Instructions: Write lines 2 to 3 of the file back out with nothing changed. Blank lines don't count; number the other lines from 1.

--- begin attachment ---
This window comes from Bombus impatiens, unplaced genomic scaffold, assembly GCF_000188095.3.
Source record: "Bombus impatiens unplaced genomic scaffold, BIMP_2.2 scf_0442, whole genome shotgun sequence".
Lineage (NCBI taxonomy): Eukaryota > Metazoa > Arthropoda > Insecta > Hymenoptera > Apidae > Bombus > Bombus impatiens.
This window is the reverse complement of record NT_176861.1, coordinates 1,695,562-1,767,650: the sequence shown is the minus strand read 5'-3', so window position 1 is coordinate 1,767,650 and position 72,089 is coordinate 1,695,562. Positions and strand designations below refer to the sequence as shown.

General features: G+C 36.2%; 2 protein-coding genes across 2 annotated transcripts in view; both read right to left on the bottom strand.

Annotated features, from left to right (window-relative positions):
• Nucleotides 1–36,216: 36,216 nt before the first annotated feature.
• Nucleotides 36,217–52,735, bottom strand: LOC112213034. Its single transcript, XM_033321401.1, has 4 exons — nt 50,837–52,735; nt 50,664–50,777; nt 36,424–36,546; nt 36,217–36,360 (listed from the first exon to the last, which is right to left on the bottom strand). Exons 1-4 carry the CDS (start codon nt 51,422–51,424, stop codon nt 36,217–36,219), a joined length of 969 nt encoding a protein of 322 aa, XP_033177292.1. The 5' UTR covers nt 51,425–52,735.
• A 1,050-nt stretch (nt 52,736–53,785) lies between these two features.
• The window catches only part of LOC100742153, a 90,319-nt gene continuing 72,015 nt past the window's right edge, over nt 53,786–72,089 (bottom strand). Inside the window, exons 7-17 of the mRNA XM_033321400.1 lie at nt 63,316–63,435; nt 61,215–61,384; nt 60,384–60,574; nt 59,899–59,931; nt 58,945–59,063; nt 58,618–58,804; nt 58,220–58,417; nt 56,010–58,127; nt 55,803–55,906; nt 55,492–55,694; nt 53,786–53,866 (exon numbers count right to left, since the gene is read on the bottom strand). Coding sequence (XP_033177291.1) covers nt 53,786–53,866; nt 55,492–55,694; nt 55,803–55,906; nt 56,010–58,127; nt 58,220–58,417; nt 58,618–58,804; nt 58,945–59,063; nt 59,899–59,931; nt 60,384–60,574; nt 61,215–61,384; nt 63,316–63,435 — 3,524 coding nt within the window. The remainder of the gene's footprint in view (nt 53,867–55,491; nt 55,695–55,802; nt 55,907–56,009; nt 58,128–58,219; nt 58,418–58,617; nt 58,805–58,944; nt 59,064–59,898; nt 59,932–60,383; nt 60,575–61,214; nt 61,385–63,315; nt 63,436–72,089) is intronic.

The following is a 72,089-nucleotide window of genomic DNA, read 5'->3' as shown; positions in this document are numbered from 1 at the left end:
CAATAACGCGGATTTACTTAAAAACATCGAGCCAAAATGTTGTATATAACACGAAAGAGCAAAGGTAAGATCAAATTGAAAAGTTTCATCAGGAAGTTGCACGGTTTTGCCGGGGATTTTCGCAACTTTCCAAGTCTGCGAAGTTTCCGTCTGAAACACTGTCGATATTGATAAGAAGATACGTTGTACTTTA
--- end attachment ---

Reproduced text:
Source record: "Bombus impatiens unplaced genomic scaffold, BIMP_2.2 scf_0442, whole genome shotgun sequence".
Lineage (NCBI taxonomy): Eukaryota > Metazoa > Arthropoda > Insecta > Hymenoptera > Apidae > Bombus > Bombus impatiens.